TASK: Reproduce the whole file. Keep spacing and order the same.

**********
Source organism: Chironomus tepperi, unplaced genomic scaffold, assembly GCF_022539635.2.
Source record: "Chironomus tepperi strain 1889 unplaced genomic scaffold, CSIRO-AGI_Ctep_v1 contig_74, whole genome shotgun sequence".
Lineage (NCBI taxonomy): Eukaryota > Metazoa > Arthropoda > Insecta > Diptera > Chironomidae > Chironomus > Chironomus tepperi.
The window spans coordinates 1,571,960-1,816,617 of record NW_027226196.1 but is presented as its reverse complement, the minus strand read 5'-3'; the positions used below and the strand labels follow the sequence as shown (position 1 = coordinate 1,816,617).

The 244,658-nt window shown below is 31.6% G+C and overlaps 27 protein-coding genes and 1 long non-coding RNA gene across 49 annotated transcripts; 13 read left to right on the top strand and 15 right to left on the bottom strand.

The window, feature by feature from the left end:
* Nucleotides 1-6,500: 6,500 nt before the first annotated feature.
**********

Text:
Source organism: Chironomus tepperi, unplaced genomic scaffold, assembly GCF_022539635.2.
Source record: "Chironomus tepperi strain 1889 unplaced genomic scaffold, CSIRO-AGI_Ctep_v1 contig_74, whole genome shotgun sequence".
Lineage (NCBI taxonomy): Eukaryota > Metazoa > Arthropoda > Insecta > Diptera > Chironomidae > Chironomus > Chironomus tepperi.
The window spans coordinates 1,571,960-1,816,617 of record NW_027226196.1 but is presented as its reverse complement, the minus strand read 5'-3'; the positions used below and the strand labels follow the sequence as shown (position 1 = coordinate 1,816,617).

The 244,658-nt window shown below is 31.6% G+C and overlaps 27 protein-coding genes and 1 long non-coding RNA gene across 49 annotated transcripts; 13 read left to right on the top strand and 15 right to left on the bottom strand.

The window, feature by feature from the left end:
* Nucleotides 1-6,500: 6,500 nt before the first annotated feature.